Thiruvananthapuram: Kerala saw at least 73.70 percent of its 24.2 million voters turning out on Thursday to elect 20 Lok Sabha members from the state.
Poll officials said the figure is provisional and accounts for votes polled only until 6 pm. The actual tally of votes is expected to rise further.
In 2009, Kerala polled 73.37 per cent votes.
Voters showed great enthusiasm especially during the early part of Thursday, queuing up at polling stations even before the first ballot was cast.
Officials say that many more of Kerala's 24.2 million voters would have come out to cast their ballot, if it weren't for the rains which lashed across parts of the state towards evening.
Barring a few skirmishes, voting by and large ended on a positive note with state Home Minister Ramesh Chennithala expressing his thanks to all the political parties and the people for maintaining a high level of discipline.
Of the 20 Lok Sabha seats that are up for grabs in Kerala, Vadakara seat represented by union Minister of State for Home Mullapally Ramachandran recorded the highest turnout of 81.40 percent, closely followed by Kannur with 80.90 percent.
The least turnout was recorded at the Pathanamthitta constituency - 65.80 percent.
The Thiruvananthapuram constituency, which has conventionally seen the lowest voting percentage witnessed 68.60 percent polling, up from 65.74 percent in 2009.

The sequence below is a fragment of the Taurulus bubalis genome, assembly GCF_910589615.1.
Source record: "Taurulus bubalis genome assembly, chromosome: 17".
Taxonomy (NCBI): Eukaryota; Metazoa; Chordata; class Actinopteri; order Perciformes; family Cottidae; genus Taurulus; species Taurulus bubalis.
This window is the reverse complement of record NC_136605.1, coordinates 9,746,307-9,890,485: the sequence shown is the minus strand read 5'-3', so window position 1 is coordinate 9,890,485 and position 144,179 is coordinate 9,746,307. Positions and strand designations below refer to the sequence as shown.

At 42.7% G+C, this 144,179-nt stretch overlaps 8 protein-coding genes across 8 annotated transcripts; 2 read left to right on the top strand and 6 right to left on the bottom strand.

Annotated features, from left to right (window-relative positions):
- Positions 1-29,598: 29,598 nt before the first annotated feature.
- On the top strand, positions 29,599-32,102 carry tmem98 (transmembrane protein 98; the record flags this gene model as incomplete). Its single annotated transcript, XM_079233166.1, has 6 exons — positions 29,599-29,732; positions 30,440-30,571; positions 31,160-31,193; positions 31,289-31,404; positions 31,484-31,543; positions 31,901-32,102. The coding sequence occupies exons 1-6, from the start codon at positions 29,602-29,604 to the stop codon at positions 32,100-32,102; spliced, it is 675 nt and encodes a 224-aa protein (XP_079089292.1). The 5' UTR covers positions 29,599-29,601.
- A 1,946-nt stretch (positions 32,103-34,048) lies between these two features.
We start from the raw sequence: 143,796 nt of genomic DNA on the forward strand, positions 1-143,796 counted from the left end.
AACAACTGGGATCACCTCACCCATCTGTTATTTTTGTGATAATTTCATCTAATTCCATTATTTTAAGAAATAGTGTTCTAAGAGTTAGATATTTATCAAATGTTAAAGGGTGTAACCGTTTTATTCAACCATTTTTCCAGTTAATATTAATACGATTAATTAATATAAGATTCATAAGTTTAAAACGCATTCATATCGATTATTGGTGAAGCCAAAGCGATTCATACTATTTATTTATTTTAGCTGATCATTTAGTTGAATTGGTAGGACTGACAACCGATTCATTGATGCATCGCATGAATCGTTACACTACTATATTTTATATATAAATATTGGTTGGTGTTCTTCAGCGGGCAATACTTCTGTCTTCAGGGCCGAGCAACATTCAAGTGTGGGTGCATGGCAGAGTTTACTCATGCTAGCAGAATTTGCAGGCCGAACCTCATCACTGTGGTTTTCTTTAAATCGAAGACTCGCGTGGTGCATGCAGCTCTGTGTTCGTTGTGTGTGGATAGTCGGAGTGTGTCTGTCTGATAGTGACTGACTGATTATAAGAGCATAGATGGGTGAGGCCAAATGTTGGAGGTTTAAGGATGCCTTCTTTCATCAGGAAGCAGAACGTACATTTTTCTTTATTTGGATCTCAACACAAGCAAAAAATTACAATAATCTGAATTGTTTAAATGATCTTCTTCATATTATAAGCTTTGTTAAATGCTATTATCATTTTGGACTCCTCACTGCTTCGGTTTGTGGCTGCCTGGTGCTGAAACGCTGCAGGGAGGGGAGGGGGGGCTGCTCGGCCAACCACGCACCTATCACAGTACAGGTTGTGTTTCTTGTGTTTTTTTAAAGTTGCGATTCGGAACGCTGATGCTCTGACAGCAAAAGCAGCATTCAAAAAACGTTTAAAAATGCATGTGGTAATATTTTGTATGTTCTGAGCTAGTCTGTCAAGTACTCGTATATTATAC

The 269 candidates in the fray included 27 women.
In Kerala, the fight is mainly between the Congress-led United Democratic Front (UDF) and the CPI-M led Left Democratic Front (LDF). Leaders of the both rival fronts have claimed victory because of the high turnout.
In the 2009 elections, UDF won 16 seats while the LDF won four.
Speaking to IANS, Chief Minister Oommen Chandy said that whenever the voter turnout is high, his party and the UDF benefits directly.
“We have no doubt. We will do extremely well, you just wait and see,” said Chandy.
On the other hand, Communist Party of India-Marxist (CPI-M) state secretary Pinnarayi Vijayan predicts that the huge turnout means that the UDF is heading for its worst-ever rout.
"We expect that 2004 will repeat (LDF had won 18 seats that year) as people are fed up with both the central and state governments,” said Vijayan.
In the State capital, which is witnessing a keen triangular contest, BJP candidate and veteran leader O. Rajagopal appears confident that this time the lotus will finally bloom in Kerala.
“The Congress is going to become history and you wait and see the outcome here,” said Rajagopal, whose campaign got a shot in the arm after senior party leader L.K. Advani canvassed for him on the last day of the campaign here.
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